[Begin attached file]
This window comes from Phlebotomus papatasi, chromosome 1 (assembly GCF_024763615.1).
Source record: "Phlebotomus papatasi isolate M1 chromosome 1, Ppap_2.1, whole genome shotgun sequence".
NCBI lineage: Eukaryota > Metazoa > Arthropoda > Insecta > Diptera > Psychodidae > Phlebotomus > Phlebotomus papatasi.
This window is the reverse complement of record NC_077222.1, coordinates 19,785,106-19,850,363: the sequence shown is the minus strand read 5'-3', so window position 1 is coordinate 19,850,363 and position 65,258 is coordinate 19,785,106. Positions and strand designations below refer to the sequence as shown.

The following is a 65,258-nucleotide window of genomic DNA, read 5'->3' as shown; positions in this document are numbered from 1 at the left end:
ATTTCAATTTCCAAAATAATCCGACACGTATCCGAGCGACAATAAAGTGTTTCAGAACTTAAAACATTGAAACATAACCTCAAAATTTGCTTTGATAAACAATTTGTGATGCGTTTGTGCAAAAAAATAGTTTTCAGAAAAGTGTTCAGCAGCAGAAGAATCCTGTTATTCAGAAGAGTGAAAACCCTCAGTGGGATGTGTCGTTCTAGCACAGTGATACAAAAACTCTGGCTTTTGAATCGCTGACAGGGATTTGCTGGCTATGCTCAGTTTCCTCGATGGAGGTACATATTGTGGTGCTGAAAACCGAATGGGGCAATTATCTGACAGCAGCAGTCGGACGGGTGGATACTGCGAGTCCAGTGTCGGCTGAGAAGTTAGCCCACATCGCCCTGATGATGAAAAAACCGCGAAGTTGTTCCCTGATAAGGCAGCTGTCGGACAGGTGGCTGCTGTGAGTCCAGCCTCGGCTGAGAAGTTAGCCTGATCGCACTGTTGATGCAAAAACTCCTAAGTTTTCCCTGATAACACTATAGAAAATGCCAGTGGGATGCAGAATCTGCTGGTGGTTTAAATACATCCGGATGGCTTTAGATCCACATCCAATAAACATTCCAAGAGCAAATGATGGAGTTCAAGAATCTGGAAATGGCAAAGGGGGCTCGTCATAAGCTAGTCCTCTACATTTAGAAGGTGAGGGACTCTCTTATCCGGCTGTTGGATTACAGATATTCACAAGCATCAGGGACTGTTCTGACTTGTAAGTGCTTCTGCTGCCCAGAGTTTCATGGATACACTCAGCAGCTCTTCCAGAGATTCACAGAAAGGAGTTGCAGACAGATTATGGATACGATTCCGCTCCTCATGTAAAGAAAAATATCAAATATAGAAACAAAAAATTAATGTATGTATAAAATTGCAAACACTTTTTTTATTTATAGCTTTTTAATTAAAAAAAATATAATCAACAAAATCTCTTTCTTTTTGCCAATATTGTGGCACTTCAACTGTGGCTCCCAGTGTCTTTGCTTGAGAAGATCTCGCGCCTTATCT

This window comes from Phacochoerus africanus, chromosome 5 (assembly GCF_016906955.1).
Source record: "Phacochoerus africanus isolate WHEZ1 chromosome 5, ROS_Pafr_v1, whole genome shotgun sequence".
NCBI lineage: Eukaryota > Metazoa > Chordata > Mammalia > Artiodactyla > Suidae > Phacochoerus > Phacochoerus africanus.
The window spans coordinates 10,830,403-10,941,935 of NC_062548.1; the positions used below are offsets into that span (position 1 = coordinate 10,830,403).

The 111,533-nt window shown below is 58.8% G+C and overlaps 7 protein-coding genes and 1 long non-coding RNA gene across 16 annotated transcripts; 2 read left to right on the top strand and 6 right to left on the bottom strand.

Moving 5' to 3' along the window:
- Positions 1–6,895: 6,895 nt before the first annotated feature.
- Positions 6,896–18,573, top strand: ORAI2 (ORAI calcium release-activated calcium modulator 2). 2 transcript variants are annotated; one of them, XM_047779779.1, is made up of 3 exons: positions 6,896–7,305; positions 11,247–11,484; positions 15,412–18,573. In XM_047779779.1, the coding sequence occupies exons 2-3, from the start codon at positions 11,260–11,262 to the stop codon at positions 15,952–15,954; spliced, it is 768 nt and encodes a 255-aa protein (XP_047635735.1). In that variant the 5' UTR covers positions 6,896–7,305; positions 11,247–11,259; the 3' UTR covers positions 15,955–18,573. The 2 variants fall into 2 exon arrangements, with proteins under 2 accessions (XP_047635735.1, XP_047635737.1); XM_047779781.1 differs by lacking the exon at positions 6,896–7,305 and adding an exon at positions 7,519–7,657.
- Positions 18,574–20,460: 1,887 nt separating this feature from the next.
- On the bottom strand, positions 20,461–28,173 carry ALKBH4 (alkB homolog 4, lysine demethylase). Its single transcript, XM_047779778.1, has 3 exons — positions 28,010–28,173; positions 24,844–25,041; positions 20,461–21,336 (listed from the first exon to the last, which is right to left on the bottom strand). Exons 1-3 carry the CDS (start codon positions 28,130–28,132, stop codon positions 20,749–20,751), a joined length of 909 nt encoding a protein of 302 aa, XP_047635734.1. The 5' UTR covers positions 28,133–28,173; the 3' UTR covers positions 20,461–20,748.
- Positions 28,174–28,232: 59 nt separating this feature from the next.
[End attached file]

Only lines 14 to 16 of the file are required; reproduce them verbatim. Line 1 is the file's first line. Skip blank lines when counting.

- Positions 6,896–18,573, top strand: ORAI2 (ORAI calcium release-activated calcium modulator 2). 2 transcript variants are annotated; one of them, XM_047779779.1, is made up of 3 exons: positions 6,896–7,305; positions 11,247–11,484; positions 15,412–18,573. In XM_047779779.1, the coding sequence occupies exons 2-3, from the start codon at positions 11,260–11,262 to the stop codon at positions 15,952–15,954; spliced, it is 768 nt and encodes a 255-aa protein (XP_047635735.1). In that variant the 5' UTR covers positions 6,896–7,305; positions 11,247–11,259; the 3' UTR covers positions 15,955–18,573. The 2 variants fall into 2 exon arrangements, with proteins under 2 accessions (XP_047635735.1, XP_047635737.1); XM_047779781.1 differs by lacking the exon at positions 6,896–7,305 and adding an exon at positions 7,519–7,657.
- Positions 18,574–20,460: 1,887 nt separating this feature from the next.
- On the bottom strand, positions 20,461–28,173 carry ALKBH4 (alkB homolog 4, lysine demethylase). Its single transcript, XM_047779778.1, has 3 exons — positions 28,010–28,173; positions 24,844–25,041; positions 20,461–21,336 (listed from the first exon to the last, which is right to left on the bottom strand). Exons 1-3 carry the CDS (start codon positions 28,130–28,132, stop codon positions 20,749–20,751), a joined length of 909 nt encoding a protein of 302 aa, XP_047635734.1. The 5' UTR covers positions 28,133–28,173; the 3' UTR covers positions 20,461–20,748.